Since 2008, the Newman Honors Program has continued to fulfill what it was established for.
According to Kelly McFall, Ph.D., director of the Honors Program and professor of history, that purpose is to “give high-achieving students a path toward achieving success and enabling them to change the world.”
Both prongs of that mission also align with the university’s general purpose: to educate the mind and inspire the spirit.
Benefits and recruitment
For students who meet the ACT and grade point average requirements, the benefits of being involved in the Newman Honors Program are many.
Emily Simon, assistant director of the Honors Program and Campus Ministry, said perhaps the top advantage is that it puts students in contact with McFall, who becomes either their main academic adviser or secondary adviser.
“That changed my entire (education) here at Newman,” said Simon, who was part of the Honors Program as an undergraduate. “Because he’s one of those professors who really cares about your hopes and dreams and the things that you really want to get from your education that you don’t know how or you didn’t even know was a possibility.
“Having him as an adviser to point out different scholarships and opportunities that you had no idea about and acting as a guide the whole way — that makes a huge difference.”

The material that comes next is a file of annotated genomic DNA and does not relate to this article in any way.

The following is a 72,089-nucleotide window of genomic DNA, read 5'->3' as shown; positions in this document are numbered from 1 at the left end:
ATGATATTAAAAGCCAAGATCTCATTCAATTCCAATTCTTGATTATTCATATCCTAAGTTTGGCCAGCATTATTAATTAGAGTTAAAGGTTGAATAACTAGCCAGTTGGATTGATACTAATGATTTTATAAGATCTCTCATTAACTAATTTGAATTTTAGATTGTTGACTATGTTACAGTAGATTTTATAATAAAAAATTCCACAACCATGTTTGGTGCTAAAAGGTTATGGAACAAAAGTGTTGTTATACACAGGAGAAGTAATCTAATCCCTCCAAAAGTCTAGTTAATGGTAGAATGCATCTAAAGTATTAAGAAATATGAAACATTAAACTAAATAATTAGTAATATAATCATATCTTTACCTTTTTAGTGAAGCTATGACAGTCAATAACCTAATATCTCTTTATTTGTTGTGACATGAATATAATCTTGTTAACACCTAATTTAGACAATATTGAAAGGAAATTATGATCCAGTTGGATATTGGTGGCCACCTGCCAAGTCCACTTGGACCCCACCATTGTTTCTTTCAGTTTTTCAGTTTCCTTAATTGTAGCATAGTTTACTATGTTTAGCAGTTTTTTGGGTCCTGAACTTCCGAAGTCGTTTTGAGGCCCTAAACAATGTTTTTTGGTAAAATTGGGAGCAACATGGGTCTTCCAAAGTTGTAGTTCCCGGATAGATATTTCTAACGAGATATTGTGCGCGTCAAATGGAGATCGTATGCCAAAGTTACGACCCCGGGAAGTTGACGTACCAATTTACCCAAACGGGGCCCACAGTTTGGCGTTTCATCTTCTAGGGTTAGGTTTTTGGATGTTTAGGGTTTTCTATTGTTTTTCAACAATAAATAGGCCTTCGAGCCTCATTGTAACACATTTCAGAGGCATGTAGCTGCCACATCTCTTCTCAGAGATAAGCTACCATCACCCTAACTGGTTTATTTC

Another benefit is that the program requires students to take classes outside of their major that they might not normally enroll in. There are also honors-specific courses, like one focused on genocide and another on dystopian novels.
“Maybe you don’t see a direct connection to what you’re doing, what you want to do after college, but (the courses) will really be beneficial and just kind of forming us as persons,” Simon said.
And then there’s the travel grant, which awards students up to $400 to aid in their travel costs to perform undergraduate research somewhere, pursue a semester trip abroad or attend a conference to present a paper, among other things.
“Houses” are new to the honors program this academic year.
At any given time, the program includes 75 students, which makes it hard to do large events. McFall and Simon wanted to do a better job at connecting the students with each other, especially freshmen with upperclassmen, so they created a “house” system.
They decided on four houses of 15 to 20 students each and purposely sorted them to get a variety of majors and grades. Each house is run by a student leader, enabling students to really take ownership. In addition to overall honors program events, each house has events specific to their own group. This serves as a way to keep students invested in the program while helping them form more of a community.
As for recruitment, McFall and Simon have a number of strategies to attract students to the honors program, including a recent Facebook Live event targeted to a homeschool group. They also partner with admissions events and set up individual meetings with students who are visiting campus. In the future, Simon said they’d like to make more connections with high school teachers to help push along students they think might be a good fit.
McFall noted that the acceptance rate is relatively high since the application process is designed to encourage interested students to apply.
“What I want is people who are eager to explore the world,” he said.
While there’s no real deadline to apply for the program, there is a deadline for the scholarship the program provides. In order to be considered, interested candidates must apply by December of their senior year of high school.